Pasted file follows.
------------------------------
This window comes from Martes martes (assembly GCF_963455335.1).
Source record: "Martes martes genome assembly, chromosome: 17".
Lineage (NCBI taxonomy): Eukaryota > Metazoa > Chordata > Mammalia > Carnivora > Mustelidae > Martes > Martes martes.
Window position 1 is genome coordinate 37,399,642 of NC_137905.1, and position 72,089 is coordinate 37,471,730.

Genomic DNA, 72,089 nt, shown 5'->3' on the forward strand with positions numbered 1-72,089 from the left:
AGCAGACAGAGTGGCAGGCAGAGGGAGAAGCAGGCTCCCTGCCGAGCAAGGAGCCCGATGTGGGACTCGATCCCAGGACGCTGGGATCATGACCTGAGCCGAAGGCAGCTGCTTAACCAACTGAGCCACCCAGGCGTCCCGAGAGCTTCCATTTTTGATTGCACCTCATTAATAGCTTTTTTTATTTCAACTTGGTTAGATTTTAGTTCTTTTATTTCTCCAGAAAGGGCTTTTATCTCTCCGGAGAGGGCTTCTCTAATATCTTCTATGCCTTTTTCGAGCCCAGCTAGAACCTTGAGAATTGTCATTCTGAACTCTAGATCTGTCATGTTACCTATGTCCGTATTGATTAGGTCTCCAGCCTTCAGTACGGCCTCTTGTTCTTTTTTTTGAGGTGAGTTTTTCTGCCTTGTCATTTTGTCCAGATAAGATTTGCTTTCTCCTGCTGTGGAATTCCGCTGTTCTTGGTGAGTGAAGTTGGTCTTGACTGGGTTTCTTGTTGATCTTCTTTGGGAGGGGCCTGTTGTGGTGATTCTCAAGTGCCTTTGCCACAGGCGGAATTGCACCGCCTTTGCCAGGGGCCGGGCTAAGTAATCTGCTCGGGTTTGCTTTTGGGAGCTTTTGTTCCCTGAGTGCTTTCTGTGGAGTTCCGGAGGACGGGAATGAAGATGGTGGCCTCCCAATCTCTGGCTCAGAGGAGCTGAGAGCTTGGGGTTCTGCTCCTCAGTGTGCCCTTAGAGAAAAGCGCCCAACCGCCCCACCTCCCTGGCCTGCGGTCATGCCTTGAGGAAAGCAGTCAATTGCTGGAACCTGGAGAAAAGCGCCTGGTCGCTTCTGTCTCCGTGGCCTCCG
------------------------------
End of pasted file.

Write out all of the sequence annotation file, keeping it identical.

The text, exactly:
This window comes from Martes martes (assembly GCF_963455335.1).
Source record: "Martes martes genome assembly, chromosome: 17".
Lineage (NCBI taxonomy): Eukaryota > Metazoa > Chordata > Mammalia > Carnivora > Mustelidae > Martes > Martes martes.
Window position 1 is genome coordinate 37,399,642 of NC_137905.1, and position 72,089 is coordinate 37,471,730.

Genomic DNA, 72,089 nt, shown 5'->3' on the forward strand with positions numbered 1-72,089 from the left:
AGCAGACAGAGTGGCAGGCAGAGGGAGAAGCAGGCTCCCTGCCGAGCAAGGAGCCCGATGTGGGACTCGATCCCAGGACGCTGGGATCATGACCTGAGCCGAAGGCAGCTGCTTAACCAACTGAGCCACCCAGGCGTCCCGAGAGCTTCCATTTTTGATTGCACCTCATTAATAGCTTTTTTTATTTCAACTTGGTTAGATTTTAGTTCTTTTATTTCTCCAGAAAGGGCTTTTATCTCTCCGGAGAGGGCTTCTCTAATATCTTCTATGCCTTTTTCGAGCCCAGCTAGAACCTTGAGAATTGTCATTCTGAACTCTAGATCTGTCATGTTACCTATGTCCGTATTGATTAGGTCTCCAGCCTTCAGTACGGCCTCTTGTTCTTTTTTTTGAGGTGAGTTTTTCTGCCTTGTCATTTTGTCCAGATAAGATTTGCTTTCTCCTGCTGTGGAATTCCGCTGTTCTTGGTGAGTGAAGTTGGTCTTGACTGGGTTTCTTGTTGATCTTCTTTGGGAGGGGCCTGTTGTGGTGATTCTCAAGTGCCTTTGCCACAGGCGGAATTGCACCGCCTTTGCCAGGGGCCGGGCTAAGTAATCTGCTCGGGTTTGCTTTTGGGAGCTTTTGTTCCCTGAGTGCTTTCTGTGGAGTTCCGGAGGACGGGAATGAAGATGGTGGCCTCCCAATCTCTGGCTCAGAGGAGCTGAGAGCTTGGGGTTCTGCTCCTCAGTGTGCCCTTAGAGAAAAGCGCCCAACCGCCCCACCTCCCTGGCCTGCGGTCATGCCTTGAGGAAAGCAGTCAATTGCTGGAACCTGGAGAAAAGCGCCTGGTCGCTTCTGTCTCCGTGGCCTCCG